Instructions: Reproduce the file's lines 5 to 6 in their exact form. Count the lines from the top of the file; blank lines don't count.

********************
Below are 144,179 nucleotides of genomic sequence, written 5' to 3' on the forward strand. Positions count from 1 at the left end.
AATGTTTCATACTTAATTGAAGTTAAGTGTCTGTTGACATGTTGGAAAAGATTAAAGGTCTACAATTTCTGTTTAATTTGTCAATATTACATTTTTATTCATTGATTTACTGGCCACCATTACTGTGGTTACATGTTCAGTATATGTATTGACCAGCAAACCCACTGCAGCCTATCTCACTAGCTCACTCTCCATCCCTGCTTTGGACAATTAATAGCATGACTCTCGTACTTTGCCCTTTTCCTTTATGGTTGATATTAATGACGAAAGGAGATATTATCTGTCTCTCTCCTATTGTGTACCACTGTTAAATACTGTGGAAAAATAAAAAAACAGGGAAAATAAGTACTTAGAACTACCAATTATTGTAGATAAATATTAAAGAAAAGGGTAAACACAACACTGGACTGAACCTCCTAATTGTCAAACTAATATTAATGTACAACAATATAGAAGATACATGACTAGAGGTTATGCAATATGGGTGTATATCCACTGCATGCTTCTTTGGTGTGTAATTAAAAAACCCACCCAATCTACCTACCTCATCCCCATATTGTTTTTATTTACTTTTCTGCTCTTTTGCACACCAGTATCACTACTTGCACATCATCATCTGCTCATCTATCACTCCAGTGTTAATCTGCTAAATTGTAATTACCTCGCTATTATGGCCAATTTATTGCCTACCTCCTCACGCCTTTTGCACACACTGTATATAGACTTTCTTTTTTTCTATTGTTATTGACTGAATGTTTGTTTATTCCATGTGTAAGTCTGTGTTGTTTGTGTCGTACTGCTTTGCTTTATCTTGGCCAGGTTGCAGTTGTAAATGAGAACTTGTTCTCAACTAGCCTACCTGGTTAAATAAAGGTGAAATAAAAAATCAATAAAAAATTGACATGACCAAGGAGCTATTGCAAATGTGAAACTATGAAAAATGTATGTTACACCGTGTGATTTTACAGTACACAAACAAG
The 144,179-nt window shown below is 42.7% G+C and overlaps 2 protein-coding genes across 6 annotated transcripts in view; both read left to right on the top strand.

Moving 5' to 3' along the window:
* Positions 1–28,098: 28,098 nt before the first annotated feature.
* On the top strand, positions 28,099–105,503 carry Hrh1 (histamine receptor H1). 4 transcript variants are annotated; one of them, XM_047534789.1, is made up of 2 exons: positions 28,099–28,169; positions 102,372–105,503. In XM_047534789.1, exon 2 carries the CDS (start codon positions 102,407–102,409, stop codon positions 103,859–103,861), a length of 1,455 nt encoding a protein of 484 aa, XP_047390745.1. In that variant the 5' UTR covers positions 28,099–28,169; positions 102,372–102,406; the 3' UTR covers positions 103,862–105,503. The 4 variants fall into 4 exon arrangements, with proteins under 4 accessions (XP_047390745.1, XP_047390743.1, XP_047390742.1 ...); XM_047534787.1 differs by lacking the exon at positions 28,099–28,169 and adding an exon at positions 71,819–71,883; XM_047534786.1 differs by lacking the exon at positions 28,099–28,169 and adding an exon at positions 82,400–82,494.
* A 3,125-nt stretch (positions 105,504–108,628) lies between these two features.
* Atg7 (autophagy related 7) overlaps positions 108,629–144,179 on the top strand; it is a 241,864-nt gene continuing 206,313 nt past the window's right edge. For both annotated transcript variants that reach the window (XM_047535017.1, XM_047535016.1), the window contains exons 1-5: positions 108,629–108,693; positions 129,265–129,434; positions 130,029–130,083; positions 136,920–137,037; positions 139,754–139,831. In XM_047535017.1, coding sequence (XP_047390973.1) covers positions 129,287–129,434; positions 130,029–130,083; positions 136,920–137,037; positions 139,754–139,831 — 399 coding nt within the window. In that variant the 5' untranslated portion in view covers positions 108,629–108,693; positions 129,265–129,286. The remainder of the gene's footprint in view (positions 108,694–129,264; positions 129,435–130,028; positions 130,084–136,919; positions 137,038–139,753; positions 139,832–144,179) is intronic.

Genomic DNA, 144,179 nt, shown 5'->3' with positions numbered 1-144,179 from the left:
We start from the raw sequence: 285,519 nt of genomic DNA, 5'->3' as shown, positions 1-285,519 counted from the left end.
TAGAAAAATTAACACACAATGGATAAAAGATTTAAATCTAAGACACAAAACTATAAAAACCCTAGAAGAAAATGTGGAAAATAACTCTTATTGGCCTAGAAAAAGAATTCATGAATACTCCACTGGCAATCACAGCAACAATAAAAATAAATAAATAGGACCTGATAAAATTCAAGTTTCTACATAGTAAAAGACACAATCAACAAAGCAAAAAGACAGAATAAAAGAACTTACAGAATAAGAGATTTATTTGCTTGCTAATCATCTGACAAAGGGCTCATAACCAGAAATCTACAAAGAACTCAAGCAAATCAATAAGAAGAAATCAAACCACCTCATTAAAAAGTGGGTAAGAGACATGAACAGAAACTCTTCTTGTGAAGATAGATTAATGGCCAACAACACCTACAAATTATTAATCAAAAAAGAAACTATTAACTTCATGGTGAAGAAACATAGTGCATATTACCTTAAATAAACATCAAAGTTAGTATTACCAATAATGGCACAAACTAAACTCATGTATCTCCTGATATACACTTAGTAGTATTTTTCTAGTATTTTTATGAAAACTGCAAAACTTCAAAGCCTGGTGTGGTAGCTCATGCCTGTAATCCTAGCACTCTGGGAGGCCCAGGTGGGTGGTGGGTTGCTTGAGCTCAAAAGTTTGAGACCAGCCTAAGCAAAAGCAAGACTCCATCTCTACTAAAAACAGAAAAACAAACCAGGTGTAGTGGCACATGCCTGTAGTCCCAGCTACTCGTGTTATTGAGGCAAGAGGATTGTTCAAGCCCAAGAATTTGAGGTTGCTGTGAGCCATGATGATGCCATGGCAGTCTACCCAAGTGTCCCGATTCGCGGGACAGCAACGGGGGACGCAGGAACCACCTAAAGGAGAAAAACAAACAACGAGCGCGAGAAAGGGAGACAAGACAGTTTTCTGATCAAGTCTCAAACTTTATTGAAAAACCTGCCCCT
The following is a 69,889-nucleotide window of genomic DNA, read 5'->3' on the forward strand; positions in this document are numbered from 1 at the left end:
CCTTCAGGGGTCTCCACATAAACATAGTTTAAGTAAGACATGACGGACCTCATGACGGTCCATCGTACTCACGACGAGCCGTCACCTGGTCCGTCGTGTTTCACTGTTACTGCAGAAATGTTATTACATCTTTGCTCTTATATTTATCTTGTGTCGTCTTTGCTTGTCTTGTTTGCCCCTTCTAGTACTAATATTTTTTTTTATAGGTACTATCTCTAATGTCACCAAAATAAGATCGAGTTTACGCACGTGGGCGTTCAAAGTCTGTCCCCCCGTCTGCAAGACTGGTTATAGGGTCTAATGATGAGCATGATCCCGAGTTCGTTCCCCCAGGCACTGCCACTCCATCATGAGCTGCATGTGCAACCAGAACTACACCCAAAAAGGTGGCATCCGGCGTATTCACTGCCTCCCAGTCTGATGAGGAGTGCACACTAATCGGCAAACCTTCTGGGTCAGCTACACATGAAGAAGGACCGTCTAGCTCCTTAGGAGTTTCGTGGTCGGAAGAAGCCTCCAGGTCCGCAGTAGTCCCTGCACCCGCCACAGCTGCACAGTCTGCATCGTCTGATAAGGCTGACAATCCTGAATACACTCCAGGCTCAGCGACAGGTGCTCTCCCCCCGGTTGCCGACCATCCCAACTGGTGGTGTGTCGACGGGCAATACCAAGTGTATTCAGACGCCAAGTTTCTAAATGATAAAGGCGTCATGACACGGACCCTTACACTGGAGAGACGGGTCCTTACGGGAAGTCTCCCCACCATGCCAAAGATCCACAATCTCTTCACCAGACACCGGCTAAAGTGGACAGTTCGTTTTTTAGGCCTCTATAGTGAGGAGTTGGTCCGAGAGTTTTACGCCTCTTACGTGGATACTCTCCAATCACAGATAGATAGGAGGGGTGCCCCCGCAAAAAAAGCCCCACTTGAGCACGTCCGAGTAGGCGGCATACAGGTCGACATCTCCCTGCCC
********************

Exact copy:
* Positions 1–28,098: 28,098 nt before the first annotated feature.
* On the top strand, positions 28,099–105,503 carry Hrh1 (histamine receptor H1). 4 transcript variants are annotated; one of them, XM_047534789.1, is made up of 2 exons: positions 28,099–28,169; positions 102,372–105,503. In XM_047534789.1, exon 2 carries the CDS (start codon positions 102,407–102,409, stop codon positions 103,859–103,861), a length of 1,455 nt encoding a protein of 484 aa, XP_047390745.1. In that variant the 5' UTR covers positions 28,099–28,169; positions 102,372–102,406; the 3' UTR covers positions 103,862–105,503. The 4 variants fall into 4 exon arrangements, with proteins under 4 accessions (XP_047390745.1, XP_047390743.1, XP_047390742.1 ...); XM_047534787.1 differs by lacking the exon at positions 28,099–28,169 and adding an exon at positions 71,819–71,883; XM_047534786.1 differs by lacking the exon at positions 28,099–28,169 and adding an exon at positions 82,400–82,494.